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Meetings That Matter

Drawn-out meetings with no clear goals or outcomes are one of the most common grievances among all professionals

By Michelle Neely Martinez

A common complaint of those in the working world is that they spend too much time in meetings. Many feel that if it weren't for the multitude of meetings that occur at work, their productivity would soar. Meetings are the most universally despised part of work life. Drawn-out meetings with no clear goals or outcomes are one of the most common grievances among all professionals.

Ineffective meetings do more than ruin your day. According to William R. Daniels, senior consultant at American Consulting & Training in Mill Valley, Calif., "Meetings matter because that's where an organization's culture perpetuates itself. So every day, if we go to boring meetings full of boring people, then we can't help but think that this is a boring company," says Daniels. "Bad meetings are a source of negative messages about our company and ourselves."

Create 'Uptime' Meetings

Perhaps the biggest stigma attached to meetings is that people don't view them as real work. They think, "The meeting is over. Let's get back to work." The only way to get rid of this stigma is for every meeting to be viewed as "uptime" instead of "downtime," explains Daniels.

Among the best examples of "uptime" meetings are those held at semiconductor manufacturer Intel Corp., based in Palo Alto, Calif. The company stresses the importance of meetings to employees from their first day of employment. Every new employee—from entry-level to senior-level professionals—must take an Intel-developed course on effective meetings. The course isn't complicated, says Michael Fors, corporate training manager at Intel University. It's about mastering the basics—such as setting clear agendas, clear goals and realistic outcomes.

Clear reminders about the importance of corporate gatherings are evident in every Intel conference room throughout the world, via a poster that lists a series of simple questions about meetings: "Do you know the purpose of this meeting? Do you have an agenda? Do you know your role? Do you follow the rules of good minutes?"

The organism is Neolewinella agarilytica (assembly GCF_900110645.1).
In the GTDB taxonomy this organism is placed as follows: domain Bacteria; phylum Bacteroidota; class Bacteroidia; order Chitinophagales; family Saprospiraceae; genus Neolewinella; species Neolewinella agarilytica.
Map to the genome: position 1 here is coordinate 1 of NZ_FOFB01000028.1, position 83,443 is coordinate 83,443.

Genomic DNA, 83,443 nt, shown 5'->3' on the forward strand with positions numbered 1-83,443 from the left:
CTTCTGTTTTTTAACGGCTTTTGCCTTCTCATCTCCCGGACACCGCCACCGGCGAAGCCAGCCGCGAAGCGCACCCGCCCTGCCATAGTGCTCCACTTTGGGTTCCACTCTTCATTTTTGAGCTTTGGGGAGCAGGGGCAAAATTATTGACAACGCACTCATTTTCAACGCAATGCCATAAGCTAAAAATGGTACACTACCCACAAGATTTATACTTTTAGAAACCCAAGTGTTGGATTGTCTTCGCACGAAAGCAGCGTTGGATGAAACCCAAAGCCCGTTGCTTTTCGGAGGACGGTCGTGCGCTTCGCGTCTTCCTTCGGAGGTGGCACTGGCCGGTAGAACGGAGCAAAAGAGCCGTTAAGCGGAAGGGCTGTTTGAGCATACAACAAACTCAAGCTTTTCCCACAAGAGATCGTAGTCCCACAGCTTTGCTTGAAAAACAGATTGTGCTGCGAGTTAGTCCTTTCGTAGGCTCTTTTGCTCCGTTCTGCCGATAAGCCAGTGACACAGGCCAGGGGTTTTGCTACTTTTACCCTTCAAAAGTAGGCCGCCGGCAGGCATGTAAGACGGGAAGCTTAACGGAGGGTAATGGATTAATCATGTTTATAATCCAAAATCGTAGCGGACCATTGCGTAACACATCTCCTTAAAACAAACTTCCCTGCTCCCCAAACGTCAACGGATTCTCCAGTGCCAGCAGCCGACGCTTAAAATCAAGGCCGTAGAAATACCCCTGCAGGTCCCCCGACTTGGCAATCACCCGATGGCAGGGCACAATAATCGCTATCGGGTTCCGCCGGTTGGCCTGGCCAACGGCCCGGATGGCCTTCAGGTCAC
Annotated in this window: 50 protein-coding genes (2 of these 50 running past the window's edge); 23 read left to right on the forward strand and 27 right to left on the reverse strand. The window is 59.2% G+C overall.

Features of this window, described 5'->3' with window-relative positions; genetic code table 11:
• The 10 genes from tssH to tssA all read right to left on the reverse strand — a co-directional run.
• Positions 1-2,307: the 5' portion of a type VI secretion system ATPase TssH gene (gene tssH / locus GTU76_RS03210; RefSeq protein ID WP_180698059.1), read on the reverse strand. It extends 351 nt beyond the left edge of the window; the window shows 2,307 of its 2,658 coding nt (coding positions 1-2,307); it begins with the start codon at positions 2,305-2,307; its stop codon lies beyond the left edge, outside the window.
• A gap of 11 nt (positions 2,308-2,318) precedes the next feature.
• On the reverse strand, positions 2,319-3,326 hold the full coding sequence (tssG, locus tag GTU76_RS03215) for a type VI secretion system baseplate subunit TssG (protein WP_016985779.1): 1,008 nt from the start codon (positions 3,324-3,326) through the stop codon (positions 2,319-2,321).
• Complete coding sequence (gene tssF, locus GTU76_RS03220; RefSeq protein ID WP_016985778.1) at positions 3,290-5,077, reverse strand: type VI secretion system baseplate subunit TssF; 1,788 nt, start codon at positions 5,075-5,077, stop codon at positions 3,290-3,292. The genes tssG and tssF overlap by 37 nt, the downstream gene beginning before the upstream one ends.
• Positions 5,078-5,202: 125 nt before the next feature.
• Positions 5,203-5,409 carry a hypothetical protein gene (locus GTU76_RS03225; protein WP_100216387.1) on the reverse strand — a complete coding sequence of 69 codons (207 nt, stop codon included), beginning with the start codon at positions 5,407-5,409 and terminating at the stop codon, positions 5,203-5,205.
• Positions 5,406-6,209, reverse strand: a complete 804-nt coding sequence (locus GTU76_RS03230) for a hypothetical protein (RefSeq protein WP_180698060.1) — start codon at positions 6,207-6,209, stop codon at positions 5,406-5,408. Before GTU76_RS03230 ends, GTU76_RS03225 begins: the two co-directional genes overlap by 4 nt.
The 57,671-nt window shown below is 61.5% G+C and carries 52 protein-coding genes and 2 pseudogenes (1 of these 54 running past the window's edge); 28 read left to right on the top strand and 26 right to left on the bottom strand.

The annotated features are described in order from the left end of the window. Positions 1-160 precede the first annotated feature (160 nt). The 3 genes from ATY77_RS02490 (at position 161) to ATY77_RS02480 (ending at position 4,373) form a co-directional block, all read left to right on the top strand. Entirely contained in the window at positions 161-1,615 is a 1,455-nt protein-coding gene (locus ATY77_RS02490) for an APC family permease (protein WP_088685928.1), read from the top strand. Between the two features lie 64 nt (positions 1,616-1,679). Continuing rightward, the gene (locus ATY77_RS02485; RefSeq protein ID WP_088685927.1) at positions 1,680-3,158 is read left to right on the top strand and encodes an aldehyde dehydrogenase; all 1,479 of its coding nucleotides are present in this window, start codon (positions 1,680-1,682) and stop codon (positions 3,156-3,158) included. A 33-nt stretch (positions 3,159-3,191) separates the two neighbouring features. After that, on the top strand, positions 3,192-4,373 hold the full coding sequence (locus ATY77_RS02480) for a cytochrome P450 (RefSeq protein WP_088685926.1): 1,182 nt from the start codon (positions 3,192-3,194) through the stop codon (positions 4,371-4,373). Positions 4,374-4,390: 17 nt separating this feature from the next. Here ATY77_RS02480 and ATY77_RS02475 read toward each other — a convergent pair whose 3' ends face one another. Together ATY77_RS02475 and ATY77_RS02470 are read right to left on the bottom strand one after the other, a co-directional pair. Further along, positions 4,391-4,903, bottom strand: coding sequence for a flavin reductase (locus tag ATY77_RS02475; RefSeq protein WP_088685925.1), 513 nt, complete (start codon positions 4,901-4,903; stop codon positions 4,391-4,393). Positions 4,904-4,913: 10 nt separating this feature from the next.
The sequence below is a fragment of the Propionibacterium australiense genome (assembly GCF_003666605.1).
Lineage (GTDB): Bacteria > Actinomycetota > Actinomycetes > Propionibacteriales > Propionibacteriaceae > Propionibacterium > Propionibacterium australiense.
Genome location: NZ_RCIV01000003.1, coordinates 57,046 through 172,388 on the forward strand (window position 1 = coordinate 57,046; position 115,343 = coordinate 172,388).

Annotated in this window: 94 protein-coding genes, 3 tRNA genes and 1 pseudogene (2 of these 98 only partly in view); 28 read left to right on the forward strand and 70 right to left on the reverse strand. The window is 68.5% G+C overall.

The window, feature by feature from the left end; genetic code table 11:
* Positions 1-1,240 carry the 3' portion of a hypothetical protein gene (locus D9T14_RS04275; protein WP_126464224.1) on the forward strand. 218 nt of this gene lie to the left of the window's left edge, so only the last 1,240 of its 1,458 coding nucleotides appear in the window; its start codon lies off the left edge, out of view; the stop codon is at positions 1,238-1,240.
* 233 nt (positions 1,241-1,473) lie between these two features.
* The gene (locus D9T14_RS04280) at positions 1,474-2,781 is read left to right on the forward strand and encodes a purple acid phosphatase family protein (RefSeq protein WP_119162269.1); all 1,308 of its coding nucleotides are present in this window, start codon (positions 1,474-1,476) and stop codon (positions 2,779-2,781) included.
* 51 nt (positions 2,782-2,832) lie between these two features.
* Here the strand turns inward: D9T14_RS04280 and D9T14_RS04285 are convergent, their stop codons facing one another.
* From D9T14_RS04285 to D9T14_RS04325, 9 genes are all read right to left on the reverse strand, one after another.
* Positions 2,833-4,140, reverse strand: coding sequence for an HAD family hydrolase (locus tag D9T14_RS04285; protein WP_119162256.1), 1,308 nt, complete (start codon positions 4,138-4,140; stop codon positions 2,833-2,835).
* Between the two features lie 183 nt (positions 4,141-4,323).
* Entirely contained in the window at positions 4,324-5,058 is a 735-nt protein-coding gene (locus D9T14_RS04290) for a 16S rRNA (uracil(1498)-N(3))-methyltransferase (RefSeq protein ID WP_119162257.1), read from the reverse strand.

"There is a science to meetings that is available to people now," notes Michael Begeman, manager of the 3M Meeting Network, a group of meeting experts assembled by Minneapolis-based 3M Corp. Information describing how to make meetings more productive is available, he says. The problem is that "most people haven't learned it or don't bother to use it."

Based on the work by Begeman and Daniels, here are five ways to improve the effectiveness of any meeting:

  • Decide what type of conversation is needed before calling the meeting and let participants know. By doing so, you make it clear to meeting participants what is expected of them. For example, if the meeting is being held to generate ideas it could be labeled "conversation for possibility." Participants should know that idea generating is in order and maximum creativity will be explored during the meeting. A meeting that requires an immediate decision could be called "conversation for action." Another type of meeting could be built around a "conversation of opportunity," in which the goal is to narrow down existing options.

  • Reduce the length of each meeting. Most experts say that gatherings should never last longer than 90 minutes. In some cases, a 10-minute meeting may be all you need. The idea is to not go over the time you've allotted. One way to drive this message home to your boss and colleagues is to track the cost of meetings. If people realize how expensive meetings can be, based on participants' time, they may be more apt to stick to a specific meeting time period.

  • Convert decisions into actions. To avoid having people leave the same meeting with different views of what is supposed to happen next, assign tasks that lead to specific actions.

  • Get serious about using agendas. Without an agenda, it's hard to keep meetings on track and even more difficult for participants to understand what their role is. Intel is religious about its use of agendas. Employees even have access to an agenda template for ease of use and consistency. At Intel, agendas are circulated several days before the specified meeting to let participants react to or modify it. The agendas also include information about the meeting's key topics, who will lead various parts of the discussion, how long each topic of discussion will take, and what outcomes are expected.

  • Use toys. Begeman swears by them: "If you want people to work together effectively, let them play together." He suggests keeping squeeze balls, Slinkys and Tinker Toys in conference rooms because they serve a dual purpose—as stress relievers and creativity enhancers.

Michelle Neely Martinez is an Alexandria, Va.-based writer specializing in workplace and management issues.

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